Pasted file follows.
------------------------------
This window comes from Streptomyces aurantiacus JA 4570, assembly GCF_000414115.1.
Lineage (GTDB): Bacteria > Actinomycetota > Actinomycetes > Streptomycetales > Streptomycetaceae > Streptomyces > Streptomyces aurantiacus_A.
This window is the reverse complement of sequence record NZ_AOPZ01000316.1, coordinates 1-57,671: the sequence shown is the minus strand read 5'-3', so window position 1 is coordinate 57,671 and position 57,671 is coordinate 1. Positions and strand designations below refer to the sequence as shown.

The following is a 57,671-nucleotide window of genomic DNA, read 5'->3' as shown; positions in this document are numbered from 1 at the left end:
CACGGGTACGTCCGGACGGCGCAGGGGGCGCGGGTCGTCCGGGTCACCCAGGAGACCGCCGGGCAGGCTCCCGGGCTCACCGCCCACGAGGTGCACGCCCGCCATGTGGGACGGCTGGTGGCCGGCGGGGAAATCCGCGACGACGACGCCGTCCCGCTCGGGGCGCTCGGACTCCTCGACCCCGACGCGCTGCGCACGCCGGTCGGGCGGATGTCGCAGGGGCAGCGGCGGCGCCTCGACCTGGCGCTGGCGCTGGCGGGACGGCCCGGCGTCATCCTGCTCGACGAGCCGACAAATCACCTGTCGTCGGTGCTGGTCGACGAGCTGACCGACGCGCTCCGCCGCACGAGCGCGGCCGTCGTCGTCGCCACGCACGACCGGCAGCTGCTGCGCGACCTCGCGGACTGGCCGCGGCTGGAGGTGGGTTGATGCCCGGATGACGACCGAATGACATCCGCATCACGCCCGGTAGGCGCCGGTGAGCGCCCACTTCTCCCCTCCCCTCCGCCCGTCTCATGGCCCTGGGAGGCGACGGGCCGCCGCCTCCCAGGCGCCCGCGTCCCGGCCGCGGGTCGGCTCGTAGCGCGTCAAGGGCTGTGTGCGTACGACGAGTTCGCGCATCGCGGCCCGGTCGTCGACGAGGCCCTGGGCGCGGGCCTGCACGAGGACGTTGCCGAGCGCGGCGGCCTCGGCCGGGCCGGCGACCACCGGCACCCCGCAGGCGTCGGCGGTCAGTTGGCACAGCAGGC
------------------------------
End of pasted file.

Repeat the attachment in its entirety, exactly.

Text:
This window comes from Streptomyces aurantiacus JA 4570, assembly GCF_000414115.1.
Lineage (GTDB): Bacteria > Actinomycetota > Actinomycetes > Streptomycetales > Streptomycetaceae > Streptomyces > Streptomyces aurantiacus_A.
This window is the reverse complement of sequence record NZ_AOPZ01000316.1, coordinates 1-57,671: the sequence shown is the minus strand read 5'-3', so window position 1 is coordinate 57,671 and position 57,671 is coordinate 1. Positions and strand designations below refer to the sequence as shown.

The following is a 57,671-nucleotide window of genomic DNA, read 5'->3' as shown; positions in this document are numbered from 1 at the left end:
CACGGGTACGTCCGGACGGCGCAGGGGGCGCGGGTCGTCCGGGTCACCCAGGAGACCGCCGGGCAGGCTCCCGGGCTCACCGCCCACGAGGTGCACGCCCGCCATGTGGGACGGCTGGTGGCCGGCGGGGAAATCCGCGACGACGACGCCGTCCCGCTCGGGGCGCTCGGACTCCTCGACCCCGACGCGCTGCGCACGCCGGTCGGGCGGATGTCGCAGGGGCAGCGGCGGCGCCTCGACCTGGCGCTGGCGCTGGCGGGACGGCCCGGCGTCATCCTGCTCGACGAGCCGACAAATCACCTGTCGTCGGTGCTGGTCGACGAGCTGACCGACGCGCTCCGCCGCACGAGCGCGGCCGTCGTCGTCGCCACGCACGACCGGCAGCTGCTGCGCGACCTCGCGGACTGGCCGCGGCTGGAGGTGGGTTGATGCCCGGATGACGACCGAATGACATCCGCATCACGCCCGGTAGGCGCCGGTGAGCGCCCACTTCTCCCCTCCCCTCCGCCCGTCTCATGGCCCTGGGAGGCGACGGGCCGCCGCCTCCCAGGCGCCCGCGTCCCGGCCGCGGGTCGGCTCGTAGCGCGTCAAGGGCTGTGTGCGTACGACGAGTTCGCGCATCGCGGCCCGGTCGTCGACGAGGCCCTGGGCGCGGGCCTGCACGAGGACGTTGCCGAGCGCGGCGGCCTCGGCCGGGCCGGCGACCACCGGCACCCCGCAGGCGTCGGCGGTCAGTTGGCACAGCAGGC